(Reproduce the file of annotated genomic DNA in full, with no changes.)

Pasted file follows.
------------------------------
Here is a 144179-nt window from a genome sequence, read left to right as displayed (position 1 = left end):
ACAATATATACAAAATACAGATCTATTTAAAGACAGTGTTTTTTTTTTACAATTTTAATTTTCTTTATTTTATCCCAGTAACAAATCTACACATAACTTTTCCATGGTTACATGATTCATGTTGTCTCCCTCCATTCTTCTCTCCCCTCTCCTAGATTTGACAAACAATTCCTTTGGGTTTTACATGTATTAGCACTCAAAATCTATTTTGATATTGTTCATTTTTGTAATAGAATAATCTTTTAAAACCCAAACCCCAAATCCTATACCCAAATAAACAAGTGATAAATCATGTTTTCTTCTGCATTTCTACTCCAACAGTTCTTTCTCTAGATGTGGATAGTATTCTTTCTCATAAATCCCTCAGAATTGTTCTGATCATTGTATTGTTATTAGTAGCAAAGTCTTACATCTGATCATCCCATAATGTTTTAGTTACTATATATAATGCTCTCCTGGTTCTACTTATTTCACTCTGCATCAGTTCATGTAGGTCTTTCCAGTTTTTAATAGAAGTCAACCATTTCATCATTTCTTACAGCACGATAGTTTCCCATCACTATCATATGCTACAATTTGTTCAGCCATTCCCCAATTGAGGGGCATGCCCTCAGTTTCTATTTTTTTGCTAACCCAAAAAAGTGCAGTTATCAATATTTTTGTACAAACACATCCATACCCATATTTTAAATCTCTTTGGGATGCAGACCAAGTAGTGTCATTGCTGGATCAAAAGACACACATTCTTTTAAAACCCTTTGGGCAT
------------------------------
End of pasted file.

Here is a 144179-nt window from a genome sequence, read left to right as displayed (position 1 = left end):
ACAATATATACAAAATACAGATCTATTTAAAGACAGTGTTTTTTTTTTACAATTTTAATTTTCTTTATTTTATCCCAGTAACAAATCTACACATAACTTTTCCATGGTTACATGATTCATGTTGTCTCCCTCCATTCTTCTCTCCCCTCTCCTAGATTTGACAAACAATTCCTTTGGGTTTTACATGTATTAGCACTCAAAATCTATTTTGATATTGTTCATTTTTGTAATAGAATAATCTTTTAAAACCCAAACCCCAAATCCTATACCCAAATAAACAAGTGATAAATCATGTTTTCTTCTGCATTTCTACTCCAACAGTTCTTTCTCTAGATGTGGATAGTATTCTTTCTCATAAATCCCTCAGAATTGTTCTGATCATTGTATTGTTATTAGTAGCAAAGTCTTACATCTGATCATCCCATAATGTTTTAGTTACTATATATAATGCTCTCCTGGTTCTACTTATTTCACTCTGCATCAGTTCATGTAGGTCTTTCCAGTTTTTAATAGAAGTCAACCATTTCATCATTTCTTACAGCACGATAGTTTCCCATCACTATCATATGCTACAATTTGTTCAGCCATTCCCCAATTGAGGGGCATGCCCTCAGTTTCTATTTTTTTGCTAACCCAAAAAAGTGCAGTTATCAATATTTTTGTACAAACACATCCATACCCATATTTTAAATCTCTTTGGGATGCAGACCAAGTAGTGTCATTGCTGGATCAAAAGACACACATTCTTTTAAAACCCTTTGGGCAT